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On Boxing Paperback – August 29, 2006
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Yes, the same Joyce Carol Oates who packs one of the most lethal punches in American literature also happens to be an astute observer of the sweet science. Oates filters her knockout collection of essays through multifaceted prisms of art, history, sexuality, and politics to directly confront and explore boxing's physical and commercial brutality, but also the sense of human struggle and survival that's at boxing's purest core. "In the boxing ring," she writes, "man is in extremis, performing an atavistic rite ... for the mysterious solace of those who can participate only vicariously in such drama: the drama of life in the flesh. Boxing has become America's tragic theater." And from her ringside perspective, Oates, a true heavyweight of letters, analyzes the performances just brilliantly. --This text refers to the Hardcover edition.
From Library Journal
A fight fan since her youth, novelist Oates follows in the tradition of boxing-loving writers like Hemingway and Mailer. In a slim volume expanded from a New York Times Magazine article, she candidly assays "The Sweet Science" for its spectacle, aesthetic elements, and its history from ancient Greece and Rome to today's ring dominated by callous promoters, casinos, and TV. Oates concedes boxing's brutality and often seamy side but finds positive merits as tragic theater. Good fare for fans and haters alike, especially those who have read Thomas Hauser's The Black Lights ( LJ 10/15/85) and Sam Toperoff's Sugar Ray Leonard and Other Noble Warriors ( LJ 11/1/86). Morey Berger, Monmouth Cty. Lib., Freehold, N.J.
Copyright 1987 Reed Business Information, Inc. --This text refers to the Hardcover edition.
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Top Customer Reviews
This said, the more you know about the history of boxing, going back to the bare-knuckle days or ancient Greece (and I am currently reading Keirnan’s The Duel in European History, Mee’s The History of Bare Knuckle Prize Fighting, and Gorn’s excellent The Manly Art: Bare-Knuckle Prize Fighting in America), the more you will enjoy this book.
I have to mention that some of the writing on the history of race and boxing is powerful and extremely important, from before Jack Johnson through Ali and Tyson. She covers racism, lynchings, and all of those things that came before, during, and after that intertwine with the history of boxing.
An example of Oates’s prose:
“Where in his feckless youth Ali was a dazzling figure combining, say, the brashness of Hotspur and the insouciance of Lear’s Fool, he became in these dark, brooding, increasingly willed fights the closest analogue boxing contains to Lear himself; or, rather, since there is no great fight without two great boxers, the title matches Ali-Frazier I (which Frazier won by a decision) and Ali-Frazier III (which Ali won, just barely, when Frazier virtually collapsed after the fourteenth round) are boxing’s analogues to King Lear—ordeals of unfathomable human courage and resilience raised to the level of classic tragedy.” (197)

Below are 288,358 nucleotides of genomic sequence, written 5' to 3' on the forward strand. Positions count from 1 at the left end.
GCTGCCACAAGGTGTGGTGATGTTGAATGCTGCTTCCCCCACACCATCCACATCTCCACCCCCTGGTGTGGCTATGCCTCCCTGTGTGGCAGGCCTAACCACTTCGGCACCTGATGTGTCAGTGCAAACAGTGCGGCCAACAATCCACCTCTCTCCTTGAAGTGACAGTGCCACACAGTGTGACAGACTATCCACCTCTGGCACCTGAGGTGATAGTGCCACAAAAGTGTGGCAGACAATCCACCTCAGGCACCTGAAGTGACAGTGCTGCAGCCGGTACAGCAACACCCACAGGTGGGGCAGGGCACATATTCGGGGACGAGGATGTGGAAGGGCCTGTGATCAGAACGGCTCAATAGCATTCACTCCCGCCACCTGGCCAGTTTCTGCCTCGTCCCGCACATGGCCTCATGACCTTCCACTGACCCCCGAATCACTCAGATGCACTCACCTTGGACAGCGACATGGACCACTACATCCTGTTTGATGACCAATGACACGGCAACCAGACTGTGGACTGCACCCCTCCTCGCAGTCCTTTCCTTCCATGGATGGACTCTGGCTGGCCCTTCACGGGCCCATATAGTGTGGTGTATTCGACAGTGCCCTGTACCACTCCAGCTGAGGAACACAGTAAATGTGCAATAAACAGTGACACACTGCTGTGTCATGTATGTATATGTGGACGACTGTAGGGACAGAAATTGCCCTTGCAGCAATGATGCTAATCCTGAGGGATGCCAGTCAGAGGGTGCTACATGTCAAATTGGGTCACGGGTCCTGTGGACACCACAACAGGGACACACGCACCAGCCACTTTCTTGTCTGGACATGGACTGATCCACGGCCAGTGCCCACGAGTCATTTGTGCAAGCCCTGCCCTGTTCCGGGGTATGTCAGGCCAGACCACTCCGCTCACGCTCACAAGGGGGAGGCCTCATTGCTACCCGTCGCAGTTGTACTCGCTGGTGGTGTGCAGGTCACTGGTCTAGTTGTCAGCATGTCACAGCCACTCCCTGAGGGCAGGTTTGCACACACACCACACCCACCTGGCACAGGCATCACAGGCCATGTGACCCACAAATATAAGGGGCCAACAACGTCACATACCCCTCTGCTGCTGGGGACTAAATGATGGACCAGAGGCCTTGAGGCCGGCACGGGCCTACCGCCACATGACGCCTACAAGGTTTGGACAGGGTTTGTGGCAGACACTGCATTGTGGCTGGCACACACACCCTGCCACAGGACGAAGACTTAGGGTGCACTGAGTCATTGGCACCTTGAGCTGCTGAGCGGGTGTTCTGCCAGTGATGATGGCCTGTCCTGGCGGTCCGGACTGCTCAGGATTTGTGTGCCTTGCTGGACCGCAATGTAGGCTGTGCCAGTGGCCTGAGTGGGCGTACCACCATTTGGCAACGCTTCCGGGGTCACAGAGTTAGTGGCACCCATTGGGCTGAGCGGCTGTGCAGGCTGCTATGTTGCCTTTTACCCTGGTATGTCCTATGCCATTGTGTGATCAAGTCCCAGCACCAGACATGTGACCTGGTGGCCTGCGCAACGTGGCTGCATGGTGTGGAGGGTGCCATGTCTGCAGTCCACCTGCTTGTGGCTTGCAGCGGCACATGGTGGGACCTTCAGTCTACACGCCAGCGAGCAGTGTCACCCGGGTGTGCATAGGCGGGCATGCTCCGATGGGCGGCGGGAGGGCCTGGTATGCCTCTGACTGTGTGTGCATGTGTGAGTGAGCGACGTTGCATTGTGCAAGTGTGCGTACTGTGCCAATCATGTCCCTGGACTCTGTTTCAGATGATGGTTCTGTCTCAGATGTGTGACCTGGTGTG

She's far too grandiose in her claims, too arrogant in her attempts to encapsulate what boxing is and isn't. It just comes off as uninformed and pompous. The book seems to be meant for the people she encounters at dinner parties. People who know nothing about boxing, who aren't really interesting in knowing, and who will only nod politely as you cleverly try to draw parallels between unrelated topics. Sadly since they are indeed unrelated, no matter how much she tries to sew them up into an insightful bit of boxing anthropology, she fails. There are long passages of word salad and armchair psychology that don't describe anything meaningful or true in regards to boxing, at least not in my opinion (and I'm sure it would be the opinion of most boxers, everywhere).
So read it if you feel compelled. Perhaps make it a game to see how many times she repeats the same language over and over, or uses the same phraseology. She particularly loves the word quotidian. But avoid this book if you're looking for some actual insights into boxing. You'll do much better with A.J. Liebling.
Oates also discusses the rise of Mike Tyson, and his desire to punch Jesse Ferguson's nose into his brain. She also underscores how terrible judging can mar an otherwise compelling boxing match (Holmes-Spinks II as an example).
The author feels that Muhammad Ali in his prime was one of if not the greatest fighter of all time. She pulls not punches, though, in describing Ali's early racist, segregationist comments.
There is also a chapter about the great Jack Johnson and how he taunted opponents in the ring, dated (and married) white women, and lived the way he wanted to live, and was revered and reviled by many.
The book is a bit dated, and there are occasional misspellings of fighters' names (Pernell Whitaker, not Pernell Whittaker), but the insight into the game is timeless and priceless.